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Neeraj Chopra: If we don't get competition, what's the point of all the training?

Neeraj Chopra in action at the 2018 Asian Games, where he won gold. AP Photo/Lee Jin-man

He might have recorded the second best throw in the world this season, but as the clock ticks down to the Olympics, Neeraj Chopra -- India's best hope for a track and field medal -- is desperate to get the competitive exposure he says would be critical to his prospects in Tokyo.

The 21-year-old's last international competition was at the South African Grand Prix in January 2020, where he qualified for the Tokyo Olympics. That tournament, in turn, had come after a nearly year and a half break owing to an elbow injury. He's competed only twice more since then, both in Patiala -- at the Indian Grand Prix in February and March this year. It's where he'd set a new national record with a throw of 88.07m -- second only to Johannes Vetter in all competitions this season.

Chopra was supposed to head out for a training camp in Turkey followed by competitions in Europe earlier this month, but those plans were cancelled with several countries shutting their doors to Indians following the second wave of the COVID-19 pandemic here. Stuck in Patiala, Chopra knows this isn't ideal.

"We are all training but if we don't get competition, what's the point of all the training? We have been training continuously since last year but if we want to check our levels ahead of the Olympics, we have to compete against the guys who will be competing in the Olympics. If we think that we just have to train here and we will give our 100 percent at the Olympics, then it will be hard," he said in an interaction arranged by the Sports Authority of India.

Chopra knew that competition wouldn't have been possible in 2020 when COVID-19 first spread across the world. But he had hoped to compete abroad this year. "It isn't that other international throwers aren't competing. They are competing and we [Indians] still aren't. It's been two years since I have got any international competition. That makes me feel I need some experience. I didn't get any competition in 2019 because of my [elbow] injury and then I missed a year because of [the pandemic]. Those years have been a waste," he says.

Even the fact that his performances have only been improving right here in Patiala isn't enough. "I did make a throw of 88m here but I felt I could do better given the way I have been training. I'm physically stronger so I feel I could have thrown more. But I didn't have the experience," he says.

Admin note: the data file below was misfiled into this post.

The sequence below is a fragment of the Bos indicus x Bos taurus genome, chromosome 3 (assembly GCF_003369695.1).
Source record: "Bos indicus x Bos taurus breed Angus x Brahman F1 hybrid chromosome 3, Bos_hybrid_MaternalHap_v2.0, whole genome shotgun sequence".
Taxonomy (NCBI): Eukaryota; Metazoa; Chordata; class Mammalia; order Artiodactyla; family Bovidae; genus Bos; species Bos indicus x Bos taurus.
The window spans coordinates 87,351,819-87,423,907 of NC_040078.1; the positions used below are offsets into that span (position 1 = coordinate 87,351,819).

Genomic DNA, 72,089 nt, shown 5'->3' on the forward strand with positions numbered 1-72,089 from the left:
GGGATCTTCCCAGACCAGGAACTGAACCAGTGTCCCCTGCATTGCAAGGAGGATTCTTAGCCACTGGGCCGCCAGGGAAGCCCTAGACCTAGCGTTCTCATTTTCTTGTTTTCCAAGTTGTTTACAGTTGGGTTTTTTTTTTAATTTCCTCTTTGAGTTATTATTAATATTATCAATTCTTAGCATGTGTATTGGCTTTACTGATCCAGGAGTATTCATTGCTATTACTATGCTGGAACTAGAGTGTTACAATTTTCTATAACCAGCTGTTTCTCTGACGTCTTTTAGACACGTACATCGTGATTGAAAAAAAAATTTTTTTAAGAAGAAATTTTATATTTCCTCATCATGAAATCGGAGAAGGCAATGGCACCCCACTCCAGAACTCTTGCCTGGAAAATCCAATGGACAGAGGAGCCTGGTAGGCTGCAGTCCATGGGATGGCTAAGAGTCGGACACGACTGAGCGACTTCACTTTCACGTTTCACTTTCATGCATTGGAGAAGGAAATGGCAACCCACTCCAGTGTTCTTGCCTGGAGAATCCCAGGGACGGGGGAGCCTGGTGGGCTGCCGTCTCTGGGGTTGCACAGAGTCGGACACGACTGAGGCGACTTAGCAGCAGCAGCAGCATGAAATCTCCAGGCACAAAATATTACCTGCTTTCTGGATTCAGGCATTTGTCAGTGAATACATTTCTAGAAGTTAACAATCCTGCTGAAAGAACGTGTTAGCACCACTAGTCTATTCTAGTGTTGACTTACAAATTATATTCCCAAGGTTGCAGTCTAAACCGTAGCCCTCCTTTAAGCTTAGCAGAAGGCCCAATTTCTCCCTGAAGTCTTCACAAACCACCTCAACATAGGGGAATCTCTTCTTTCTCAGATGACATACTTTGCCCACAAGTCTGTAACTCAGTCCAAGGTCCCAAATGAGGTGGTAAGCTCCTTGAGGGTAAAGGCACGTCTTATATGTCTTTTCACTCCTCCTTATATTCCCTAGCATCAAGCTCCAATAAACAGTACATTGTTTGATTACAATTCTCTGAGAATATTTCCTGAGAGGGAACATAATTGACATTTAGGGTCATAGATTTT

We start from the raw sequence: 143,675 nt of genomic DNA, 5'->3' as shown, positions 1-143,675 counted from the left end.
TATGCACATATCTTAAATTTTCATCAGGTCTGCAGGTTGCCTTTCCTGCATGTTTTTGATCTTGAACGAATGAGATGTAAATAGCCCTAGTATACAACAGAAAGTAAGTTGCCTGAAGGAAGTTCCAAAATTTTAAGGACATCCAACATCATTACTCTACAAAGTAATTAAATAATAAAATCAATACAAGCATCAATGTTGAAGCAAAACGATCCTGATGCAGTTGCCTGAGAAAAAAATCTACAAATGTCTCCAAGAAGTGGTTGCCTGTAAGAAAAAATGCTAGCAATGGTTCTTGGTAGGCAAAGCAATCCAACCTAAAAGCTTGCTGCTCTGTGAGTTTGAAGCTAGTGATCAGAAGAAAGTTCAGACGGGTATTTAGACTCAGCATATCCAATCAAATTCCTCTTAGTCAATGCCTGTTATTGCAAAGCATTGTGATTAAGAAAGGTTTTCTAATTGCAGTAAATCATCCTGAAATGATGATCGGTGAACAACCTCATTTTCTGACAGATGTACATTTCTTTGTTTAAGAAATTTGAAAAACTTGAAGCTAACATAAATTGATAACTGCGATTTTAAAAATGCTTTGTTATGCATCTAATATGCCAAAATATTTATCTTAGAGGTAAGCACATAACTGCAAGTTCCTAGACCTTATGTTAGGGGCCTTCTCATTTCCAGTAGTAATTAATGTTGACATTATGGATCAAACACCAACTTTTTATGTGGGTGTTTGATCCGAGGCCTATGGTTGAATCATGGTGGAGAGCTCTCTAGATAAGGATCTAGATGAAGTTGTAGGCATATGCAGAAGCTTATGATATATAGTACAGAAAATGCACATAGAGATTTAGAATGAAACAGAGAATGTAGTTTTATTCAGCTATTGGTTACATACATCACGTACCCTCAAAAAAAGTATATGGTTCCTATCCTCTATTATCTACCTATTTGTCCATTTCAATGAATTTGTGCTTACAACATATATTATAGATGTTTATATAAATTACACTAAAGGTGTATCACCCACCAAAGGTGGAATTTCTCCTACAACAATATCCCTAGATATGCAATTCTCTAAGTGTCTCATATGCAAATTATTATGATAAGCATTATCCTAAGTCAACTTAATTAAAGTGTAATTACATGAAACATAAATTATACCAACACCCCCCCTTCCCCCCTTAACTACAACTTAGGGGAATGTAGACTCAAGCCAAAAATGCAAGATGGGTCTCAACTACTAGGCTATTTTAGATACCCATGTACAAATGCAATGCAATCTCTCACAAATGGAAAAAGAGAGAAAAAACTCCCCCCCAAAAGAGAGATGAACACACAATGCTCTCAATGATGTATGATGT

Not helping with his frustration is the weight of expectations the 2018 CWG and Asian Games gold medallist carries on his shoulders. "There are so many expectations but people don't understand what it takes. It's not like you just show up against the world level and win a medal. You need experience. If you have to perform at the world level, you need world level experience. I don't have any experience of competing at the Olympics. The confidence level has to be high. It's a physical sport and unless we have the confidence that we are ready for that level then it will be hard to perform," he says.

Perhaps the lack of exposure might have mattered less at another Olympics. But Neeraj knows that the field in Tokyo is one of the strongest ever assembled in the javelin throw competition. "I don't know what the medal winning throw will be. In London, gold went at around 84. In Rio, the bronze went at 85m. It wasn't that they were bad throwers but there is something about Olympic pressure. I think this time the medal winning throws will be higher because this group of throwers is one of the best in history. There are so many guys who throw over 90m. Right now there are 7-8 throwers who throw regularly above 87m," he says.

For now, Chopra can't do much more than try and stay positive and focus on his training. Even that will get harder still. In the months of May and June, Patiala can get sweltering, recording temperatures of over 45 degrees Celsius -- which is why the shift to cooler climes in Europe would have made a lot of sense. Chopra knows this too. "It's hard to train in this heat. It's very hot here. If you go to the ground, it's difficult to stand for 5 minutes because it's so hot. But what can you do? You have to train! I was saying at least where you have a national camp, you should have an indoor track. This should be there. If you have one, you can train whatever the weather. It's already quite hot and it will be even hotter," he says.

In the present scenario it's taking all of Chopra's determination to stay positive and focus on the task at hand. He's even stopped listening to the news and reading the papers to aid that cause. "We have on one hand to try and be positive. But on the other hand we are surrounded by negative news about the coronavirus. There is so much suffering and so many people have died. When I speak to my family, I'll hear of a distant relative who has passed away. It's a difficult situation to deal with. But we are sportspersons so we have to concentrate on our sport," he says.